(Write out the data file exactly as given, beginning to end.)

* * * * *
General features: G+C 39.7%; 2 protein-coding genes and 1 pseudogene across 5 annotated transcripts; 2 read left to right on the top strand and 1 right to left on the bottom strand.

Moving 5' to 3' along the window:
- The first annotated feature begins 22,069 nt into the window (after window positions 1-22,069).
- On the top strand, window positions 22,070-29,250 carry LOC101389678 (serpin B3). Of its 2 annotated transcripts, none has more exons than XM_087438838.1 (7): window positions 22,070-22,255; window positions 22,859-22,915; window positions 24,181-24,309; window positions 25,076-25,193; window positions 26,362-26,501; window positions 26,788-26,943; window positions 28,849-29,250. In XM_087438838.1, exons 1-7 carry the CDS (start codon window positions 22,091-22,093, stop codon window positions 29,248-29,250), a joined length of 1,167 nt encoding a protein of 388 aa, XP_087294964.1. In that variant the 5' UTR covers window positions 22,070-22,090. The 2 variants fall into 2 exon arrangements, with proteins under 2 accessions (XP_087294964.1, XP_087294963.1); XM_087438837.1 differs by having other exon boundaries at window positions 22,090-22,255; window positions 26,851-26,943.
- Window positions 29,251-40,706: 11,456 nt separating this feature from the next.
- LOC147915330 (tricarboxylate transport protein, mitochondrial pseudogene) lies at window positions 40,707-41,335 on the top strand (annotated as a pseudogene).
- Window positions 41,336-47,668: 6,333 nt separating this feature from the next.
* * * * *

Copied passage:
General features: G+C 39.7%; 2 protein-coding genes and 1 pseudogene across 5 annotated transcripts; 2 read left to right on the top strand and 1 right to left on the bottom strand.

Moving 5' to 3' along the window:
- The first annotated feature begins 22,069 nt into the window (after window positions 1-22,069).
- On the top strand, window positions 22,070-29,250 carry LOC101389678 (serpin B3). Of its 2 annotated transcripts, none has more exons than XM_087438838.1 (7): window positions 22,070-22,255; window positions 22,859-22,915; window positions 24,181-24,309; window positions 25,076-25,193; window positions 26,362-26,501; window positions 26,788-26,943; window positions 28,849-29,250. In XM_087438838.1, exons 1-7 carry the CDS (start codon window positions 22,091-22,093, stop codon window positions 29,248-29,250), a joined length of 1,167 nt encoding a protein of 388 aa, XP_087294964.1. In that variant the 5' UTR covers window positions 22,070-22,090. The 2 variants fall into 2 exon arrangements, with proteins under 2 accessions (XP_087294964.1, XP_087294963.1); XM_087438837.1 differs by having other exon boundaries at window positions 22,090-22,255; window positions 26,851-26,943.
- Window positions 29,251-40,706: 11,456 nt separating this feature from the next.
- LOC147915330 (tricarboxylate transport protein, mitochondrial pseudogene) lies at window positions 40,707-41,335 on the top strand (annotated as a pseudogene).
- Window positions 41,336-47,668: 6,333 nt separating this feature from the next.